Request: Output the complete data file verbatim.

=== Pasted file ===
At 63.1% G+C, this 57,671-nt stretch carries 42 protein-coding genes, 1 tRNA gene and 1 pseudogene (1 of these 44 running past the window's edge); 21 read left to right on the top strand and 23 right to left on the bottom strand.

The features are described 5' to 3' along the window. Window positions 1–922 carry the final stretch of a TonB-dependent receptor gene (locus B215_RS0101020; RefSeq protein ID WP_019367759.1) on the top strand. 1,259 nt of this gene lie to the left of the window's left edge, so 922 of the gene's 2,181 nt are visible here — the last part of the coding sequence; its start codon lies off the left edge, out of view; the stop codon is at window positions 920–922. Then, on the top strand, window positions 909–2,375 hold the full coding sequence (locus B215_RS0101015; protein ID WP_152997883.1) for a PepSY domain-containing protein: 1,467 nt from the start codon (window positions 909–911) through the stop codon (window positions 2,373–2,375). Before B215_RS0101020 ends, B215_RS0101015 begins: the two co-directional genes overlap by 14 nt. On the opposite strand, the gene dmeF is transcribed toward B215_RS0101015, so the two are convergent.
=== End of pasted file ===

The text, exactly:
At 63.1% G+C, this 57,671-nt stretch carries 42 protein-coding genes, 1 tRNA gene and 1 pseudogene (1 of these 44 running past the window's edge); 21 read left to right on the top strand and 23 right to left on the bottom strand.

The features are described 5' to 3' along the window. Window positions 1–922 carry the final stretch of a TonB-dependent receptor gene (locus B215_RS0101020; RefSeq protein ID WP_019367759.1) on the top strand. 1,259 nt of this gene lie to the left of the window's left edge, so 922 of the gene's 2,181 nt are visible here — the last part of the coding sequence; its start codon lies off the left edge, out of view; the stop codon is at window positions 920–922. Then, on the top strand, window positions 909–2,375 hold the full coding sequence (locus B215_RS0101015; protein ID WP_152997883.1) for a PepSY domain-containing protein: 1,467 nt from the start codon (window positions 909–911) through the stop codon (window positions 2,373–2,375). Before B215_RS0101020 ends, B215_RS0101015 begins: the two co-directional genes overlap by 14 nt. On the opposite strand, the gene dmeF is transcribed toward B215_RS0101015, so the two are convergent.